As Thanksgiving fades, thoughts turn to Christmas, carol-singing, gift-giving, and general merriment. But for many it is a season of sadness and despair. Homelessness and hunger are prevalent in so many of our local towns. But Torrington, CT, has two organizations that are helping to bring cheer to those who need it most.
Prime Time House
Prime Time House, which recently celebrated its 30th anniversary, is a branch of Clubhouse International, a community-based membership organization designed to support people living with mental illness, offering opportunities and services so that individuals can rejoin the worlds of friendship, family, employment, and education.
“People who become part of Prime Time are known as members,” explains Christina Emery, executive director of the group. “We help them with a variety of things, from gaining confidence to life and work skills. A potential member can come in and have the program explained by a counselor. Once accepted a member is part of the family, working in the kitchen, serving lunch, answering phones. They basically run the clubhouse along with our staff.”
A food pantry is open to members twice a week and there is a daily lunch program as well as a weekly wellness dinner. Here members help cook the meals and learn about nutrition and meal planning. Additionally, the camaraderie is an opportunity to hone their social skills.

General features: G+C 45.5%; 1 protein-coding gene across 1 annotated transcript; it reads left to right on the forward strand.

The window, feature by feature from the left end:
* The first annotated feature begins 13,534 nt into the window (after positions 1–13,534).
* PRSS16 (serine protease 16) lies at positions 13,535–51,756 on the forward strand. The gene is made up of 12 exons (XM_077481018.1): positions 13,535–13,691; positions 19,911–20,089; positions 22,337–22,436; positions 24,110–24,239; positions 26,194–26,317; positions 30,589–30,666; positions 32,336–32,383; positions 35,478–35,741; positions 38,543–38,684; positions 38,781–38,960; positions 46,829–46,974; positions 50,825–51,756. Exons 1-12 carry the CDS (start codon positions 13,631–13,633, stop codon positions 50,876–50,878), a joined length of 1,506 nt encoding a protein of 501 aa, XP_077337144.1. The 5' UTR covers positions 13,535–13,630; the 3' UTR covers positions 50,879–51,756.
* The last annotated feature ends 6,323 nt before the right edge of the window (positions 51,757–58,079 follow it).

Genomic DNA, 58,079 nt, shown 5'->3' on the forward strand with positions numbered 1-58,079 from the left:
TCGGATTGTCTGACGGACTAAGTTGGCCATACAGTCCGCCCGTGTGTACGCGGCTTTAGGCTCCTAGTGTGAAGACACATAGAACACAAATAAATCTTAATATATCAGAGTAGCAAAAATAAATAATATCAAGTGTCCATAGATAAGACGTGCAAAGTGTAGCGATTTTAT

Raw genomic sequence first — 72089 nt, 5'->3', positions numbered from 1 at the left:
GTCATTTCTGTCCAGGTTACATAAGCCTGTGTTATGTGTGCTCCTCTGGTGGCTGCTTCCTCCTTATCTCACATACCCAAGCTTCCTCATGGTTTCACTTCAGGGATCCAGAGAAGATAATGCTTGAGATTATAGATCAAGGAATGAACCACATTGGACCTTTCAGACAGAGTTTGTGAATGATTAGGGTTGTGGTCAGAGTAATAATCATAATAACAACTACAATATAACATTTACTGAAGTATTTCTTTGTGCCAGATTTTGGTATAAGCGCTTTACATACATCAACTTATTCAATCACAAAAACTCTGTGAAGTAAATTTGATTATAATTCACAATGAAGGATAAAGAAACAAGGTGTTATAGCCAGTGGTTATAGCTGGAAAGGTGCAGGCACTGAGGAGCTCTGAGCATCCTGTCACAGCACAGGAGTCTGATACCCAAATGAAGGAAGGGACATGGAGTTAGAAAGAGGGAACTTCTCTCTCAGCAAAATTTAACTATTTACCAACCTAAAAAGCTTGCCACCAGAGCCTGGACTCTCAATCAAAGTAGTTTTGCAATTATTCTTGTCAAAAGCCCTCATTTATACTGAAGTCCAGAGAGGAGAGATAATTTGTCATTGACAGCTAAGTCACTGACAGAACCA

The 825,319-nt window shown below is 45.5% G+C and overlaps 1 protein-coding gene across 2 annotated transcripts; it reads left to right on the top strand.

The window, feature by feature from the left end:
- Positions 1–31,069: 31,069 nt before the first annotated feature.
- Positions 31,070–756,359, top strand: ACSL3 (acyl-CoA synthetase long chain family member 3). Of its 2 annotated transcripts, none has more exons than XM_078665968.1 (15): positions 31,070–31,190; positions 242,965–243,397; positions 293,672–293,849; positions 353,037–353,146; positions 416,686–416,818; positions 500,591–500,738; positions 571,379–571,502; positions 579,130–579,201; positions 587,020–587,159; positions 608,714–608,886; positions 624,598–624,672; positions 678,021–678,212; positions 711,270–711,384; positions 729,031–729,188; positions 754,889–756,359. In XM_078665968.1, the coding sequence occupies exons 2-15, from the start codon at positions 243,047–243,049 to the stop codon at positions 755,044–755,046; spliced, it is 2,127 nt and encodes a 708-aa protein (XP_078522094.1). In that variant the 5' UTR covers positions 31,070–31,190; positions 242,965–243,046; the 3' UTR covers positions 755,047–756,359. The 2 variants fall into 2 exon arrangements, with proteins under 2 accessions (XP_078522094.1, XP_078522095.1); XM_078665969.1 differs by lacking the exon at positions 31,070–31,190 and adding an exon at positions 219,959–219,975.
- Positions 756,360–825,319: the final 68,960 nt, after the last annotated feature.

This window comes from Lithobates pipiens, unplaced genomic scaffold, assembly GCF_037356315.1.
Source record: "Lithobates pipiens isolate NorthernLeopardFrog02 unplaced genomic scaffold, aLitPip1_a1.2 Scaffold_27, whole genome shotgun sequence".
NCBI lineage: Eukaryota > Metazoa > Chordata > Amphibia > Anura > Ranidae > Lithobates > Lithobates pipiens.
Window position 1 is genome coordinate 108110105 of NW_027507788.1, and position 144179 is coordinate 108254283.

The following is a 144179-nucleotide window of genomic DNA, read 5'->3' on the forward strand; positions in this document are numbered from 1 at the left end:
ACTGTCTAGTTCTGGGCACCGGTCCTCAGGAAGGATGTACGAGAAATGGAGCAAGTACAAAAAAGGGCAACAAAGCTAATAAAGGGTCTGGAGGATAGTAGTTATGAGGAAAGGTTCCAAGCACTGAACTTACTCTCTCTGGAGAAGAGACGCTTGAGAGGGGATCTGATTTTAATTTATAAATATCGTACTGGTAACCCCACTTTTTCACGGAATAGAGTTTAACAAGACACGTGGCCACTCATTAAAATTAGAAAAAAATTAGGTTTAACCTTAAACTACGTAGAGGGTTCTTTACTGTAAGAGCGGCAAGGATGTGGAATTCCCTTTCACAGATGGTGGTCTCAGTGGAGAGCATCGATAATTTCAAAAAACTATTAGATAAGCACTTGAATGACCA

“We have about 35 members who come to the clubhouse daily,” says Emery. “They can stay as long as they choose and for those who have no family this is their only support system.”
Prime Time also has a career services-supported employment program that works with 100 individuals at a time to find suitable jobs and then a case manager is on hand to find suitable housing.
Funding is crucial
Like so many organizations funding is crucial and challenging. Prime Time has two contracts with the state of Connecticut that fund the clubhouse and a small contract for supportive housing. The rest comes from donors and from their annual Prime Finds pop-up shop. This year “Prime Finds Home for the Holidays” will open at the site of the former Murphy’s Pharmacy on the green in Litchfield.
“We are so grateful to Mark Murphy and his sister Marla Golden for donating their space to our annual event,” Emery says, “and to the United Methodist Church for providing storage space.”
This year’s event opened on Friday, November 15 with a “Sip and Shop” from 4:00 to 7:00pm, and will run through December 29. Attendees were treated to a grand assortment of home furnishings and art objects generously donated by local residents. In addition to Murphy’s Pharmacy, sponsors include Thomaston Savings Bank, United Methodist Church of Litchfield and Bantam, Torrington Savings Bank, Northwest Community Bank, Litchfield Bancorp, AL-TEK Electronics, Inc., William Pitt Sotheby’s International Realty, Brooks, Todd & McNeil, Northwest Hills Credit Union, Turning Point Realty, Clifford A. Cooper Architecture, Marrin Santore Realty, Doyle’s Medical Supply, LLC, Eastside Electric, Inc., and Thurston Rowe Funeral Home.